Diets usually tell you what to eat: lots of fish, no carbs, all meat, no meat, no dairy, buttered coffee. But the latest in nutritional science is taking a crack at a different question entirely: whether when we eat is the more important thing.
This makes a certain amount of intuitive sense: with apologies to all Taco Bell Fourth Meal fans, it’s easy to understand that shoving a burrito down your gullet at midnight isn’t doing you any favors. But it turns out that the stakes are higher than just a sleepless night thanks to a case of heartburn. Researchers are showing that the food we eat is processed differently by our bodies depending on what time of the day we eat it, and that the timing of our meals can have implications for weight loss, as well as for the risk of developing conditions like heart disease and type 2 diabetes.
“We’re starting to have an understanding of our internal biological clocks, and how our metabolism changes during certain times of the day,” says Andrew McHill, a researcher at the Oregon Institute of Occupational Health Sciences. “The timing of when we eat is becoming just as important, if not even more so, as what we’re eating.”
As tempting as 2 a.m. Domino’s can sometimes be, it’s better for your body—and your belly—to follow the same daily schedule.
Much in the same way our sleep schedule is dictated by circadian rhythms, our eating patterns are influenced by two clocks: the central clock of the brain, and the peripheral clock of the body. Light, the passage from day to night, sets the central clock, while eating sets the peripheral clock, which regulates when to secrete the enzymes that aid digestion.
“The thing is, the central and peripheral clocks should sync,” says Teresa Fung, a nutrition professor at Simmons University in Boston. “If they’re misaligned, then there’s a problem.”
Our body concocts a careful regimen of metabolic processes to help us stay awake during the day and fall asleep at night. For instance: About two hours before we go to bed, the central clock of the brain is ramping up its nighttime processes, which includes the secretion of melatonin, the hormone that regulates our sleep-wake cycles. A meal eaten before bed sends a contradictory signal and throws everything out of whack.
Research conducted by McHill and his colleagues in 2017 found that one of the best predictors of someone’s level of body fat wasn’t what they ate or how much they ate, but rather when they ate relative to these internal clocks.
“We’ve found that if a person eats more of their calories closer to when melatonin secretion happens, they’ll have more body fat,” McHill says.
Your Window of Opportunity
Intermittent fasting, a diet based on eating in on-and-off cycles, was Google’s highest-trending diet in 2019. But this wisdom isn’t necessarily new: the idea that one should “eat breakfast like a king, lunch like a queen, and dinner like a pauper” has been around in some form for centuries. And intermittent fasting doesn’t have to mean the more extreme forms like multi-day fasts or alternating between eating one day and then not eating the next. Time-restricted eating, a subset of intermittent fasting, could be the most useful tactic for figuring out how to space out meals during the day. The idea is simple enough: Eat every day, but limit eating to a specific window of time. Even that simple change can have a dramatic effect on health.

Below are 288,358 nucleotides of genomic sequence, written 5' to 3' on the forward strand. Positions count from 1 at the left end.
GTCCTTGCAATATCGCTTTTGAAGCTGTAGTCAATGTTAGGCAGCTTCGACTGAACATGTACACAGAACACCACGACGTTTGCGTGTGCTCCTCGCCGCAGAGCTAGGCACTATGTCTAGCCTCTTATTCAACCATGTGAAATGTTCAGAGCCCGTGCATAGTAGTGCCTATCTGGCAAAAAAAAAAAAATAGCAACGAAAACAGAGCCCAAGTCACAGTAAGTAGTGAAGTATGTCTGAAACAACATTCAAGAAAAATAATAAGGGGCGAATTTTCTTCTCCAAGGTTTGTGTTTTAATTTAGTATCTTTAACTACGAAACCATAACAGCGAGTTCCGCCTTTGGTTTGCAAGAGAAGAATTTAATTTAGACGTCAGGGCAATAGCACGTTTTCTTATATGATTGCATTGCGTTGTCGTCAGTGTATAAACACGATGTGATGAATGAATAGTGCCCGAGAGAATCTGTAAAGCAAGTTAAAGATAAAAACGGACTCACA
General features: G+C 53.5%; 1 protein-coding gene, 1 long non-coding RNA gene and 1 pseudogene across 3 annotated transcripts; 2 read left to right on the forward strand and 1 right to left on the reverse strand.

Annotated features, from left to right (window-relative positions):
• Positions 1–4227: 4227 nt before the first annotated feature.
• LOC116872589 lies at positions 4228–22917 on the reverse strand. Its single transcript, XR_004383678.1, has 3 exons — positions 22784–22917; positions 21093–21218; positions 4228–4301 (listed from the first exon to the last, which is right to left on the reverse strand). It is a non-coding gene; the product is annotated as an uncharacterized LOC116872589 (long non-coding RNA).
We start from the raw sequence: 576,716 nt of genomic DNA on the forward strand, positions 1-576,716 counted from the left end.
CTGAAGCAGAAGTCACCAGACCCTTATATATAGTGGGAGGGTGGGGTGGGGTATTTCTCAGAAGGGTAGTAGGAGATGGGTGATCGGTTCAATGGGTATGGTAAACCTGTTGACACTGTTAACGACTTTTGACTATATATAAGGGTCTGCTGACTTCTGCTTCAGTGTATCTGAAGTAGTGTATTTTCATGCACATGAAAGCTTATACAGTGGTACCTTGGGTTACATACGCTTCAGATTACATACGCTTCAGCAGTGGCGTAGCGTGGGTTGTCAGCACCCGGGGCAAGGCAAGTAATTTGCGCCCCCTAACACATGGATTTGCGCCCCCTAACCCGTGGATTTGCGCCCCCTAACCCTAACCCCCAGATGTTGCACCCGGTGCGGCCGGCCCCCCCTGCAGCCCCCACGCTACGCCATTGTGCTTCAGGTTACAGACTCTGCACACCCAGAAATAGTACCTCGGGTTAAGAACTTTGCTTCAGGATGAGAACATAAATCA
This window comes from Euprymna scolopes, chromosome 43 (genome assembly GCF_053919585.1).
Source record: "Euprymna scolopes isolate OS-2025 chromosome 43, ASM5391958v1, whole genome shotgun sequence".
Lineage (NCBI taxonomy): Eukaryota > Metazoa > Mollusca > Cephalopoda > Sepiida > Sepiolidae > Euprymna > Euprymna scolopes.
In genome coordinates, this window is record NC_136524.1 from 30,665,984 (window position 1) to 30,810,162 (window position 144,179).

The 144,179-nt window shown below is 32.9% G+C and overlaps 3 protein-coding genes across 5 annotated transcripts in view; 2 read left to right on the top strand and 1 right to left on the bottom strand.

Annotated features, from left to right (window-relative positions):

Krista Varady, a nutrition professor at the University of Illinois, Chicago, who studies intermittent fasting closely, says that as the day goes on, we become less insulin-sensitive—our bodies can’t process and put away sugars as well as they do in the morning. While the reason why is still being worked out, Varady says, the key takeaway is this: Eating a time of high insulin sensitivity, when your cells are better at using glucose, keeps blood sugar low and reduces the chances of crashing later in the day.
Time-restricted eating can also be a means to decrease your risk of cardiovascular disease. Further research published in 2018 found that meal-timing has a big impact on our metabolism. In the study, some participants limited their eating to between 8 a.m. and 2 p.m. Compared to the average American eating schedule, 8 a.m. to 8 p.m., the people who ate their last meal in the afternoon were less hungry and increased their fat-burning at night.
“Ours is the first study in humans that shows consuming all of your calories in a six-hour period provides metabolic advantages compared to eating the exact same amount over 12 hours or more, even if you don’t lose weight,” said study co-author Eric Ravussin, director of the Nutrition Obesity Research Center in Louisiana, at the time.
Of course, as Varady says, modern schedules make it a little tough to just stop eating in the mid-afternoon. She advises a compromise option: Keeping dinner smaller and simpler than any of the other meals you eat.
“It goes against so many people’s lifestyles,” she says. “But at the least, try to not have your biggest meal at the end of the day. Make breakfast or lunch your biggest meal.”
Originally Appeared on GQ